List of Best Balanced Mutual Funds – Updated

by Manshu on February 15, 2013

in Mutual Funds

Balanced funds are hybrid mutual funds that invest in equity and debt instruments, and usually balanced equity funds invest no more than 35% of their money in debt instruments.

I created a list of the best balanced funds in India in March 2011, and I thought of updating that list as it is close to 2 years since it was created last.

I’m not a big fan of these type of lists because no matter how much you say that past performance is not an indicator of future performance, at the end of the day, if you’re making these type of lists then that shows that you do give a lot of weight to how the fund has behaved in a certain manner.

But I do feel that among all the factors I have seen to evaluate mutual funds, past performance is something that everyone relies and does help you to a certain extent.

For example, in my last list almost 2 years ago there were 10 funds, and based on the best 5 year performance, 8 of those funds feature in the list today as well.

Was there any way to know which 2 would drop out? No, absolutely not. So there is some utility but only so much.

With that said, here is the list of the best balanced funds ordered according to their five year performance.

Fund 1 Year Return 3 Year Return 5 Year Return
HDFC Children Gift Investment 12.07% 15.34% 11.87%
Reliance Regular Savings Balanced 17.46% 9.75% 10.88%
HDFC Balanced 9.76% 11.72% 10.85%
HDFC Prudence 10.21% 10.99% 10.64%
Canara Robeco Balance 14.11% 10.31% 8.83%
Birla Sun Life 95 12.88% 9.91% 8.44%
ICICI Prudential Equity Volatility Advantage 20.67% 12.91% 8.22%
Tata Balanced 16.14% 10.30% 7.96%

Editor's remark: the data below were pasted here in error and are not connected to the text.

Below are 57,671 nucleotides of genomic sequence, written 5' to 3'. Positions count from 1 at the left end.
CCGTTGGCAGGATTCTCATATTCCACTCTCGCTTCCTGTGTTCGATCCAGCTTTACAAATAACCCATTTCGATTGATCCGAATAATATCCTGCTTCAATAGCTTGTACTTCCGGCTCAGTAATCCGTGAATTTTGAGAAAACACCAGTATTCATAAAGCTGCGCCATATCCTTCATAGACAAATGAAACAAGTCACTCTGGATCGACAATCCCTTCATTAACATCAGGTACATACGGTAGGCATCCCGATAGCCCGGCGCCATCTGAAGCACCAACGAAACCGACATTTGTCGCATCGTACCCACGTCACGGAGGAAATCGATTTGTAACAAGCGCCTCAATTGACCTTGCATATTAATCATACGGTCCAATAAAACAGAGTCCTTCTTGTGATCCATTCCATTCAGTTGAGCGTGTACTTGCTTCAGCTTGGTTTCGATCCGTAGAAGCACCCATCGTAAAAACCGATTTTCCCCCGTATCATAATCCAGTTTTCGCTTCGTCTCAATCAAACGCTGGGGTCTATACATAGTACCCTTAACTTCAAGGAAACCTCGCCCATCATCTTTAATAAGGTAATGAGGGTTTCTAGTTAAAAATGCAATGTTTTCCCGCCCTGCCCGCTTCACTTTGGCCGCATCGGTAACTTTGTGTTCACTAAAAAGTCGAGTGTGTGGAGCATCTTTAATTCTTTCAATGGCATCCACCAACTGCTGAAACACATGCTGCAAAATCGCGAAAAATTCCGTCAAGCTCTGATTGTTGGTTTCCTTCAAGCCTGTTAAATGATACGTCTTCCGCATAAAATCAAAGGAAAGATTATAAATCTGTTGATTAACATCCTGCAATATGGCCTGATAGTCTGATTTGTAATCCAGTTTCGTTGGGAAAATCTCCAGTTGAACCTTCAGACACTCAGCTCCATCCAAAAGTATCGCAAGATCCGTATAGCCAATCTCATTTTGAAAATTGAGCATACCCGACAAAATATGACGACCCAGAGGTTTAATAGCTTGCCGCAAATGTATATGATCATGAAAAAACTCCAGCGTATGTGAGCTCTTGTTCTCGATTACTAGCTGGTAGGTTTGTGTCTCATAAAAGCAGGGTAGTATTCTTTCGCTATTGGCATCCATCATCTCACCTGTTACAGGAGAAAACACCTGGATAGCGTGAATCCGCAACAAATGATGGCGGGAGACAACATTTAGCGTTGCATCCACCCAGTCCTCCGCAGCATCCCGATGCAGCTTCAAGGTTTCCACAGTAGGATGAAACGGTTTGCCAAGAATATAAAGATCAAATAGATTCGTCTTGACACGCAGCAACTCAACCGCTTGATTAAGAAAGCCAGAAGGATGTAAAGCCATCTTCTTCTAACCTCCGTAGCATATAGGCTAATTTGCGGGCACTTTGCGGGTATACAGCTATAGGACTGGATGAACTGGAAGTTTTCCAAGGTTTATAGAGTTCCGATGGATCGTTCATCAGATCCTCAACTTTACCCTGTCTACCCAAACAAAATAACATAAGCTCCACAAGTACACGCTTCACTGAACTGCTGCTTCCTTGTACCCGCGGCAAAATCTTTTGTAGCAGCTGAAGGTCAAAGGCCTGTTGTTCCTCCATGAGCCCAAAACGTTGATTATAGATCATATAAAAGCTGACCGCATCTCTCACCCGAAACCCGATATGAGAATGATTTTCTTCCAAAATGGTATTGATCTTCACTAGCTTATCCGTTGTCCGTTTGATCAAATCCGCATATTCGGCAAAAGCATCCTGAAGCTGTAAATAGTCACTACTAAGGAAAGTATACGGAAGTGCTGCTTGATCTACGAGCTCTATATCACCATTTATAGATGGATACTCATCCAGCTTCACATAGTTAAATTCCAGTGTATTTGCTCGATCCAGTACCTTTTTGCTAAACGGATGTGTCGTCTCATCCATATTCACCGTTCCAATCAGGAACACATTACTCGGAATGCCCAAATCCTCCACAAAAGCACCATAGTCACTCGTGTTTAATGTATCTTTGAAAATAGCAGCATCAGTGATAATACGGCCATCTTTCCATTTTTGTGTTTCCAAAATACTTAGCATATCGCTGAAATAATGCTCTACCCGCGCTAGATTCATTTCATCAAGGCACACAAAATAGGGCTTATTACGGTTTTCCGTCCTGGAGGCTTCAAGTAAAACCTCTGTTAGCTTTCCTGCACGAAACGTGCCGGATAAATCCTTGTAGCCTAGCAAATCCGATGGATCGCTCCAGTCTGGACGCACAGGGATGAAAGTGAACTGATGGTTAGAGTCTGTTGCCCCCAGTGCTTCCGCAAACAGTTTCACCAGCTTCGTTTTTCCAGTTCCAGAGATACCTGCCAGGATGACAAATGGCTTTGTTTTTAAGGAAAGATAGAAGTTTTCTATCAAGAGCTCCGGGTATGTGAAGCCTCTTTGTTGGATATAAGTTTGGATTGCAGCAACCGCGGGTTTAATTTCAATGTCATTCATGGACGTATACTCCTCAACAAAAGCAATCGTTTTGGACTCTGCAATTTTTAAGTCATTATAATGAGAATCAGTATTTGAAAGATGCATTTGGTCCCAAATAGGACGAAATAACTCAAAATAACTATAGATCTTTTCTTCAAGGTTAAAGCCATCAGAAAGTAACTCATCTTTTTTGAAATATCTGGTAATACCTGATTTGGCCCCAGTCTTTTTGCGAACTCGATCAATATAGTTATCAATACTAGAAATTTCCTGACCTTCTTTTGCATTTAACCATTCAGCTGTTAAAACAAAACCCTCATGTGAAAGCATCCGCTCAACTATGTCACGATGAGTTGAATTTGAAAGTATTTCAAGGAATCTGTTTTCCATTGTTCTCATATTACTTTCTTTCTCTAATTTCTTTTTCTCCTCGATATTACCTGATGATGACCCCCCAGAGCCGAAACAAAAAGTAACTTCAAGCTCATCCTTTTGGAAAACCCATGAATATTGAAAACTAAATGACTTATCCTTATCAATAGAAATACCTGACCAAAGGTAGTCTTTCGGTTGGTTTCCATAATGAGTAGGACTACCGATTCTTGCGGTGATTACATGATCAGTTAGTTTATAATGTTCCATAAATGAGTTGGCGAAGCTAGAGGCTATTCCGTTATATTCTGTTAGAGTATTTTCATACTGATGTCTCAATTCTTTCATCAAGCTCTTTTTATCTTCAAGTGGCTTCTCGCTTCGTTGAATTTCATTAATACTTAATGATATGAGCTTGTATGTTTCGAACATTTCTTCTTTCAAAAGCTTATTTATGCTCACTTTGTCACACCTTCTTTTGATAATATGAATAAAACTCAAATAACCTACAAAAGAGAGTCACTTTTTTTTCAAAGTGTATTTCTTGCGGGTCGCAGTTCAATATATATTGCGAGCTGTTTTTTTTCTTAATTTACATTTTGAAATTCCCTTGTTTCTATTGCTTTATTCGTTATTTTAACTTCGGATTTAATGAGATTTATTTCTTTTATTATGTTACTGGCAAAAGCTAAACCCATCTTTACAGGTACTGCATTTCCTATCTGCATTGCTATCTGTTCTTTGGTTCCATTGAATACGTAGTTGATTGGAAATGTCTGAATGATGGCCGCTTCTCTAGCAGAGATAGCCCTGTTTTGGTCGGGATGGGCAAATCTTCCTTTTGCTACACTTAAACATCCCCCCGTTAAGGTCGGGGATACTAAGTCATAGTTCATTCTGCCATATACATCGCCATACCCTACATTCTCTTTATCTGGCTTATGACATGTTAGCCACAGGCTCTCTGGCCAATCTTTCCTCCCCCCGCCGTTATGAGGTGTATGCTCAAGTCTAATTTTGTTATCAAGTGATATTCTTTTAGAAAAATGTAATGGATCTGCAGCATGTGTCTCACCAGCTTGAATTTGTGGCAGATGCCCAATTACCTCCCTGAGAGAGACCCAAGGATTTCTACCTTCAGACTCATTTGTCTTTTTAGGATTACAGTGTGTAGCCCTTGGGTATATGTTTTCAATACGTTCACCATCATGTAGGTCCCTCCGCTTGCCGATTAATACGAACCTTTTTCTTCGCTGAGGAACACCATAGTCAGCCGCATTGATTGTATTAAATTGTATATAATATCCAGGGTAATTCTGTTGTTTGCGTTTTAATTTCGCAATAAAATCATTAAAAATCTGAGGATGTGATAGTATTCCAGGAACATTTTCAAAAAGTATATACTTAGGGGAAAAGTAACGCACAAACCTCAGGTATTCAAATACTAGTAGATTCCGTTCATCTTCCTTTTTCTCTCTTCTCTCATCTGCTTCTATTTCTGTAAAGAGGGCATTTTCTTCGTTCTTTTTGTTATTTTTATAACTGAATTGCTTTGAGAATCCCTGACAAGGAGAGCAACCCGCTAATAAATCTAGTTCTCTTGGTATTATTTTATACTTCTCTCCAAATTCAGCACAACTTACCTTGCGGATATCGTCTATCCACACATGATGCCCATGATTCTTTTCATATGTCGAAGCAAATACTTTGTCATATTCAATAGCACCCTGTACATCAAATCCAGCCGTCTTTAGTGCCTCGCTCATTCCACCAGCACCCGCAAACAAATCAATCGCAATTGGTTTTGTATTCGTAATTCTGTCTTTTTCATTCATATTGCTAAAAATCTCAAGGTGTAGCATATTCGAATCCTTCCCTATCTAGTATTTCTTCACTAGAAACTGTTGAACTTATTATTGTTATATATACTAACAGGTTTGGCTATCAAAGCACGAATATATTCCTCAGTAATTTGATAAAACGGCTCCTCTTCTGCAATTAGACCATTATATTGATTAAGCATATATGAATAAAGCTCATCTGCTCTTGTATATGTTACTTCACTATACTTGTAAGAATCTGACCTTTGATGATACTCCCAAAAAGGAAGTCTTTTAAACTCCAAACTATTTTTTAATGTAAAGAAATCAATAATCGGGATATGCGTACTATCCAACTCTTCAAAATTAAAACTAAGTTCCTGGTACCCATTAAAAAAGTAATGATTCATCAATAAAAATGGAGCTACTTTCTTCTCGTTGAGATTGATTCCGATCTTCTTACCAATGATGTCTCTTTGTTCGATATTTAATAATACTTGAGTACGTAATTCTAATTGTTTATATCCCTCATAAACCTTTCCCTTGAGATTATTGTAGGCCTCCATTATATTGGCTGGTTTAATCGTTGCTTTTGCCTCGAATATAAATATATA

UTI CCP Advantage 9.56% 6.25% 7.85%
DSPBR Balanced 8.20% 7.30% 7.18%

The two funds that were present in the earlier list but have dropped down now:

FT India Balanced 12.41% 8.67% 5.90%
Principal Conservative Growth 17.74% 5.73% 3.99%


{ 20 comments… read them below or add one }

Dr Mohan February 15, 2013 at 4:32 pm

If most MF achieve only 10% isn’t safer to park ones funds in FD which give 9 – 12 % !!!


bhavin February 16, 2013 at 10:21 am

Hi Dr. Mohan,

1. Interest on FD is taxable so when you get 9 pct on FD , considering your Tax rate at 30 pct , you would actually get 6.3 % return. In case, of Mutual Funds units held for more then 1 year, it is tax-free. Hence you end up making 2-3 % extra each year.

2. If the net saving of 2-3% looks too small, in longer term it gives really big difference. For example , 1 lac invested today at a rate of 6.5 % would become 1.9 Lac after 10 years While 1 lac inveted today at a rate of 9% would become 2.43 Lac.


Manshu February 17, 2013 at 5:44 pm

Just to add to that, there is no guarantee that most MFs will achieve 10% or so, the number can be negative as well. You have to be cognizant of that while investing in mutual funds that invest in shares.


Ramesh February 15, 2013 at 9:55 pm

Excellent info given very precisely.

Is HDFC Children Gift Investment MF a normal Balanced fund for everyone or specific fOr giving gift to children?